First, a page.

E. P. Thompson and the Making of the New Left: Essays and Polemics

E. P. Thompson and the Making of the New Left: Essays and Polemics

E. P. Thompson and the Making of the New Left: Essays and Polemics

E. P. Thompson and the Making of the New Left: Essays and Polemics

Synopsis

E. P. Thompson is a towering figure in the field of labor history, best known for his monumental and path-breaking work, The Making of the English Working Class. But as this collection shows, Thompson was much more than a historian: he was a dedicated educator of workers, a brilliant polemicist, a skilled political theorist, and a tireless agitator for peace, against nuclear weapons, and for a rebirth of the socialist project.

The essays in this book, many of which are either out-of-print or difficult to obtain, were written between 1955 and 1963 during one of the most fertile periods of Thompson’s intellectual and political life, when he wrote his two great works, The Making of the English Working Class and William Morris: Romantic to Revolutionary. They reveal Thompson’s insistence on the vitality of a humanistic and democratic socialism along with the value of utopian thinking in radical politics. Throughout, Thompson struggles to open a space independent of official Communist Parties and reformist Social Democratic Parties, opposing them with a vision of socialism built from the bottom up. Editor Cal Winslow, who studied with Thompson, provides context for the essays in a detailed introduction and reminds us why this eloquent and inspiring voice remains so relevant to us today.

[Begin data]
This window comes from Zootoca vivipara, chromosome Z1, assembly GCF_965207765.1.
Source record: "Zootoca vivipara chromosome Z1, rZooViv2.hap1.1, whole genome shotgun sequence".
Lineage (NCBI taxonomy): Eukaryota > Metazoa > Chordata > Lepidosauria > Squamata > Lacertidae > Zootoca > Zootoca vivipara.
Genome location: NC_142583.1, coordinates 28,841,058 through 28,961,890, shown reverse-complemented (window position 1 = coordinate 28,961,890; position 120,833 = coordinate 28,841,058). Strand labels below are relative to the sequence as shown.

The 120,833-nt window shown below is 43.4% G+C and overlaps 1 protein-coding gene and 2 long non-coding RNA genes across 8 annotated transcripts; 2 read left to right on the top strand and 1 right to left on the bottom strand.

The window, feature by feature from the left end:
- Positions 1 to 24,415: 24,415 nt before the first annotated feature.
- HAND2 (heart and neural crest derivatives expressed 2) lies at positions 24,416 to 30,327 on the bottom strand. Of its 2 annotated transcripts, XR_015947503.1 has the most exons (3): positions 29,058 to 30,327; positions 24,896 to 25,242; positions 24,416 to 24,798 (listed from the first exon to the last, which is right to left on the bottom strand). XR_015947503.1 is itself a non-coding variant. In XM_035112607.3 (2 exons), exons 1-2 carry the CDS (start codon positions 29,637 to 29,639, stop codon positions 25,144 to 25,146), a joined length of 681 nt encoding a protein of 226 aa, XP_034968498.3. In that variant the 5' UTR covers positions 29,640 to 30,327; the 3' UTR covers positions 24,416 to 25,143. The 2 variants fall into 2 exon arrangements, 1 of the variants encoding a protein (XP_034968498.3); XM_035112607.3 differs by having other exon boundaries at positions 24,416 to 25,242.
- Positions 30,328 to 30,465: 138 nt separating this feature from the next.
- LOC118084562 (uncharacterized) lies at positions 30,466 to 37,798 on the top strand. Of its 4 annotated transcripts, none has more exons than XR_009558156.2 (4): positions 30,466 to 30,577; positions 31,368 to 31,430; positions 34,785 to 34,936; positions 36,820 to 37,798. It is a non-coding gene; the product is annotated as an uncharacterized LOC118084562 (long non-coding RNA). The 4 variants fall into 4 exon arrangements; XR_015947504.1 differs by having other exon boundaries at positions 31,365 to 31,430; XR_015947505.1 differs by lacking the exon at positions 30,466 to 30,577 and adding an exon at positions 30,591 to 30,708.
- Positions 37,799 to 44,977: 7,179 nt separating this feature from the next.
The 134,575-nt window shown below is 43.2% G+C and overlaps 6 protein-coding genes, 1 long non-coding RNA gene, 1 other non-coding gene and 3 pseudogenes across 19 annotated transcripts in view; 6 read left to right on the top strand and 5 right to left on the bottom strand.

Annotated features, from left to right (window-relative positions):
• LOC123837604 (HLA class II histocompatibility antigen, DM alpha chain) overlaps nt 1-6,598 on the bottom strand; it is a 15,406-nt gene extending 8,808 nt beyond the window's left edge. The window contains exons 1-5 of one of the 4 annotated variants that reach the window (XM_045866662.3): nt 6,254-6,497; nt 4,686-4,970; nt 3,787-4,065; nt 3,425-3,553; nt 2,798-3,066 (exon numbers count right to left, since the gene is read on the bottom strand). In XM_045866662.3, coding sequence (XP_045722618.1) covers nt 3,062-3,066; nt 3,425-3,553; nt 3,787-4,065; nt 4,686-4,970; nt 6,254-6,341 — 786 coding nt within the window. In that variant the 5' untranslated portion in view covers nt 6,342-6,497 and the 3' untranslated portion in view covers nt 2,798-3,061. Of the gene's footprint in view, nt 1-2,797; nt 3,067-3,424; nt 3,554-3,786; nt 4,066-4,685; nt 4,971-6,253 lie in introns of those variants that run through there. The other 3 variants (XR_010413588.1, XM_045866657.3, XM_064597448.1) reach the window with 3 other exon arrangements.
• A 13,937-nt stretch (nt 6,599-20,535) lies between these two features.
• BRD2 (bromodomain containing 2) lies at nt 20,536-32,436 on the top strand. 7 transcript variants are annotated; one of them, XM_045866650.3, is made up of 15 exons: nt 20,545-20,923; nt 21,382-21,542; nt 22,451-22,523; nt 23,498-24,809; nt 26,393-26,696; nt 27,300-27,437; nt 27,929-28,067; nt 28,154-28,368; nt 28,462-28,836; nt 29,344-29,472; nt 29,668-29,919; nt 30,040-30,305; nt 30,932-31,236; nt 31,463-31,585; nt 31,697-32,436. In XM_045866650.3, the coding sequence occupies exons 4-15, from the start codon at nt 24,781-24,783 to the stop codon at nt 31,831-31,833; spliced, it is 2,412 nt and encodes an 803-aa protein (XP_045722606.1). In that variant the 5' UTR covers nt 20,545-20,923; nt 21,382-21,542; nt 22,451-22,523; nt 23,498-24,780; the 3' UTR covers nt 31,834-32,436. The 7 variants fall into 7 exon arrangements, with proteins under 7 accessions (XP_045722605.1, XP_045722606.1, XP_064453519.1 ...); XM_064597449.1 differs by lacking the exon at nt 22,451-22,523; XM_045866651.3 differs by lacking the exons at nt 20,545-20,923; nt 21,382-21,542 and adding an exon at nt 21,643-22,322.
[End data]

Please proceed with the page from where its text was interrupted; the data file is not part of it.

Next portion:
Excerpt

If many of the Yorkshire young people had in fact got socialism ‘inside of them,’ then something of its quality—the hostility to Grundyism, the warm espousal of sexual equality the rich internationalism—owed much to Tom Maguire.”

The late Edward Thompson paid special tribute to only a few individuals. Tom Maguire was one. Maguire was a young Leeds socialist (1865–1895); he was a member of the Socialist League and a founder of the Yorkshire Independent Labour Party (ILP). Thompson immortalized him in his 1960 essay “Homage to Tom Maguire,” reprinted in this book.

Maguire personified the tradition of northern socialism for Thompson and connected him and his own comrades to that tradition. Thompson clearly felt a deep admiration for the young socialist (Maguire died at thirty). It was not that he idealized Maguire, but he did see in him the best of the working class, the kind of person the socialist movement needed. Maguire, semi-employed, of poor Irish-Catholic parentage, became a socialist at sixteen; he joined the Social Democratic Federation (SDF) a year later. When the split in the SDF took place in 1884, he sided with William Morris, artist and revolutionary socialist. This, for Thompson, was not simply an episode of historical interest. Rather, it was a link in a chain; and this took him right back to the origins of British Marxism and its since-forgotten fusion with English Romantic socialism, with Morris, his circle, and the Socialist Federation.

Edward Thompson was one of the great figures of the post–Second World War left. He is remembered best as a historian, the author of a biography of William Morris, and then, most famously, for his magisterial history of the Industrial Revolution in England, The Making of the English Working Class (1963). He was, of course, much more than this. He was a veteran of the war; he served as a tank commander in North Africa and the Italian campaign. He thought of himself as a poet first, also as a writer; visiting New York, in 1946, “an aged war veteran of 22,” and the author at that time of just one short story, he was thrilled at the “misrecognition” of being “taken to be a writer.” Indeed, as a writer, his . . .

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